44. Li C, Qin H, Gao FP, Cross TA. Solid-state NMR characterization of conformational plasticity within the transmembrane domain of the influenza A M2 proton channel. Biochim Biophys Acta. 2007;1768:3162–3170. [PMC free article] [PubMed]
45. Dürr UHN, Yamamoto K, Im SC, Waskell L, Ramamoorthy A. Solid-state NMR reveals structural and dynamical properties of a membrane-anchored electron-carrier protein, cytochrome b5. J Am Chem Soc. 2007;129:6670–6671. [PMC free article] [PubMed]
46. Lange C, Müller SD, Walther TH, Bürck J, Ulrich AS. Structure analysis of the protein translocating channel TatA in membranes using a multi-construct approach. Biochim Biophys Acta. 2007;1768:2627–2634. [PubMed]
47. Komi N, Okawa K, Tateishi Y, Shirakawa M, Fujiwara T, Akutsu H. Structural analysis of pituitary adenylate cyclase-activating polypeptides bound to phospholipid membranes by magic angle spinning solid-state NMR. Biochim Biophys Acta. 2007;1768:3001–3011. [PubMed]
48. Cady SD, Hong M. Amantadine-induced conformational and dynamical changes of the influenza M2 transmembrane proton channel. Proc Natl Acad Sci USA. 2008;105:1483–1488. [PubMed]
49. Mak-Jurkauskas ML, V, Bajaj S, Hornstein MK, Belenky M, Griffin RG, Herzfeld J. Energy transformations early in the bacteriorhodopsin photocycle revealed by DNP-enhanced solid-state NMR. Proc Natl Acad Sci USA. 2008;105:883–888. [PubMed]
50. Nevzorov AA, Moltke S, Brown MF. Structure of the A-form and B-form of DNA from deuterium NMR line shape simulation. J Am Chem Soc. 1998;120:4798–4805.
51. van Beek JD, Beaulieu L, Schäfer H, Demura M, Asakura T, Meier BH. Solid-state NMR determination of the secondary structure of Samia cynthia ricini silk. Nature. 2000;405:1077–1079. [PubMed]
52. Tycko R. Molecular structure of amyloid fibrils: Insights from solid-state NMR. Q Rev Biophys. 2006;39:1–55. [PubMed]
53. Brender JR, Dürr UHN, Heyl D, Budarapu MB, Ramamoorthy A. Membrane fragmentation by an amyloidogenic fragment of human islet amyloid polypeptide detected by solid-state NMR spectroscopy of membrane nanotubes. Biochim Biophys Acta. 2007;1768:2026–2029. [PMC free article] [PubMed]
54. Kloepper KD, Zhou DH, Li Y, Winter KA, George JM, Rienstra CM. Temperature-dependent sensitivity enhancement of solid-state NMR spectra of alpha-synuclein fibrils. J Biomol NMR. 2007;39:197–211. [PubMed]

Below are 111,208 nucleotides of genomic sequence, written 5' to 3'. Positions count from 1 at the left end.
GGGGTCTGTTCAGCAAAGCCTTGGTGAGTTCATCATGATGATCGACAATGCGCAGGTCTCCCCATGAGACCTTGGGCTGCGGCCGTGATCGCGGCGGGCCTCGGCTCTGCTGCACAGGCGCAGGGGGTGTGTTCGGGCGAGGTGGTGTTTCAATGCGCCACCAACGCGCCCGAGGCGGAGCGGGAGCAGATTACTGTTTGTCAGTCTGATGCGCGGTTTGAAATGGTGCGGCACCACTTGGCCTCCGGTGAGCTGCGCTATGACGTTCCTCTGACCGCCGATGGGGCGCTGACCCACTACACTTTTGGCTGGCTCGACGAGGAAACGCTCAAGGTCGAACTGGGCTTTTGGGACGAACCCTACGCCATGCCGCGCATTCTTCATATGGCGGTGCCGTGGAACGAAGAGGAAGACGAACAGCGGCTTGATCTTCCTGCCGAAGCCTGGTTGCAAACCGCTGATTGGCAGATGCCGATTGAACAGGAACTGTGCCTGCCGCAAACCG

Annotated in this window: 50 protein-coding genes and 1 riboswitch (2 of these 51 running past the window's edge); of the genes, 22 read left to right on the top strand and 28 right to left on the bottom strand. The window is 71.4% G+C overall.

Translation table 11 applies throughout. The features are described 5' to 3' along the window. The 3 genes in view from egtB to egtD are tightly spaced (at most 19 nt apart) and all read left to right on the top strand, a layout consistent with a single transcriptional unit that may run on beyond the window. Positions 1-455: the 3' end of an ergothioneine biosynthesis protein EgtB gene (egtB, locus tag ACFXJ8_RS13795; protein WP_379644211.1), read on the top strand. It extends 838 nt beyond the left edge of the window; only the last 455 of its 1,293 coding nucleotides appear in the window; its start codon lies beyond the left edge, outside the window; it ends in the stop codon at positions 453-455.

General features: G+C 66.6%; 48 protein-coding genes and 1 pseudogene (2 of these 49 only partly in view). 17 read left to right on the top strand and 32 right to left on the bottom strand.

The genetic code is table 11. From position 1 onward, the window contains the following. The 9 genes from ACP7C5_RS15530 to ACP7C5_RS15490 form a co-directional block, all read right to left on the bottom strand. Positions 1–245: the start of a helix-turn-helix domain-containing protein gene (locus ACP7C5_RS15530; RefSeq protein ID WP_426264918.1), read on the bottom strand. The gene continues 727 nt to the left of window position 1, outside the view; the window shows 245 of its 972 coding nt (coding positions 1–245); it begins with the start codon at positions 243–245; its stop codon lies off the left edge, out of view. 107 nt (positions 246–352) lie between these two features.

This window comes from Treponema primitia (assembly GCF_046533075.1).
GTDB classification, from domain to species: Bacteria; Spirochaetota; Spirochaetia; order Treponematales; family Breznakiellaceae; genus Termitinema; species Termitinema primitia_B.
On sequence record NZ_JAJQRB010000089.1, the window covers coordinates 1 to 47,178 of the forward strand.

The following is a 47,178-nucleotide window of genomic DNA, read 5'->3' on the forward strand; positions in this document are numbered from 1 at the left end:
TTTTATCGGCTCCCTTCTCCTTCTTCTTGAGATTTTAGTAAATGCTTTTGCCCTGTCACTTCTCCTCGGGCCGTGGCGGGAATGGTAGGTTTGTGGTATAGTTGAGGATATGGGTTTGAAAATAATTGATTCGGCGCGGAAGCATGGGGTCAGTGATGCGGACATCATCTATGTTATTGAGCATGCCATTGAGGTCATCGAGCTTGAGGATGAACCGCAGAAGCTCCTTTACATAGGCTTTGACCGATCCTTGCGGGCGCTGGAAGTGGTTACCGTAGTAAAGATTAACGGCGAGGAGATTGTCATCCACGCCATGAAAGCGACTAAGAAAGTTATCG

55. Lorieau JL, McDermott AE. Conformational flexibility of a microcrystalline globular protein: Order parameters by solid-state NMR spectroscopy. J Am Chem Soc. 2006;128:11505–11512. [PubMed]
56. Struts AV, Salgado GFJ, Martínez-Mayorga K, Job C, Tanaka K, Krane S, Nakanishi K, Brown MF. 2HNMRrelaxation and dynamics of retinal cofactor in dark, meta I, and meta II states of rhodopsin. Biophys J. 2007;92:150A–151A.
57. Baldus M. Molecular interactions investigated by multidimensional solid-state NMR. Curr Opin Struct Biol. 2006;16:618–623. [PubMed]
58. Brown MF. Theory of spin-lattice relaxation in lipid bilayers and biological membranes. 2H and 14N quadrupolar relaxation. J Chem Phys. 1982;77:1576–1599.
59. Smith SO, Palings I, Miley ME, Courtin J, de Groot H, Lugtenberg J, Mathies RA, Griffin RG. Solid-state NMR studies of the mechanism of the opsin shift in the visual pigment rhodopsin. Biochemistry. 1990;29:8158–8164. [PubMed]
60. Gröbner G, I, Burnett J, Glaubitz C, Choi G, Mason AJ, Watts A. Observations of light-induced structural changes of retinal within rhodopsin. Nature. 2000;405:810–813. [PubMed]
61. Lugtenburg J. The synthesis of 13C-labeled retinals. Pure Appl Chem. 1985;57:753–762.
62. Wada A, Fujioka N, Tanaka Y, Ito M. A highly stereoselective synthesis of 11Z-retinal using tricarbonyliron complex. J Org Chem. 2000;65:2438–2443. [PubMed]
63. Creemers AFL, Lugtenburg J. The preparation of all-trans uniformly 13C-labeled retinal via a modular total organic synthetic strategy. Emerging central contribution of organic synthesis toward the structure and function study with atomic resolution in protein research. J Am Chem Soc. 2002;124:6324–6334. [PubMed]
64. Struts AV, Salgado GFJ, Tanaka K, Krane S, Nakanishi K, Brown MF. Structural analysis and dynamics of retinal chromophore in dark and meta I states of rhodopsin from 2HNMR of aligned membranes. J Mol Biol. 2007;372:50–66. [PubMed]
65. Luecke H, Schobert B, Richter HT, Cartailler JP, Lanyi JK. Structure of bacteriorhodopsin at 1.55 Å resolution. J Mol Biol. 1999;291:899–911. [PubMed]
66. Lanyi JK. Bacteriorhodopsin. Annu Rev Physiol. 2004;66:665–688. [PubMed]
67. Kusumi A, Hyde JS. Spin-label saturation-transfer electron spin resonance detection of transient association of rhodopsin in reconstituted membranes. Biochemistry. 1982;21:5978–5983. [PubMed]
68. Ryba NJP, Marsh D. Protein rotational diffusion and lipid/protein interactions in recombinants of bovine rhodopsin with saturated diacylphosphatidylcholines of different chain lengths studied by conventional and saturation-transfer electron spin resonance. Biochemistry. 1992;31:7511–7518. [PubMed]
69. Brown MF. Membrane structure and dynamics studied with NMR spectroscopy. In: Merz KM Jr, Roux B, editors. Biological Membranes: A Molecular Perspective from Computation and Experiment. Birkhäuser; Basel: 1996. pp. 175–252.
70. Petrache HI, Dodd SW, Brown MF. Area per lipid and acyl length distributions in fluid phosphatidylcholines determined by 2H NMR spectroscopy. Biophys J. 2000;79:3172–3192. [PubMed]
71. Verdegem PJE, Bovee-Geurts PHM, de Grip WJ, Lugtenburg J, de Groot HJM. Retinylidene ligand structure in bovine rhodopsin, metarhodopsin-I, and 10-methyl-rhodopsin from internuclear distance measurements using 13C-labeling and 1-D rotational resonance MAS NMR. Biochemistry. 1999;38:11316–11324. [PubMed]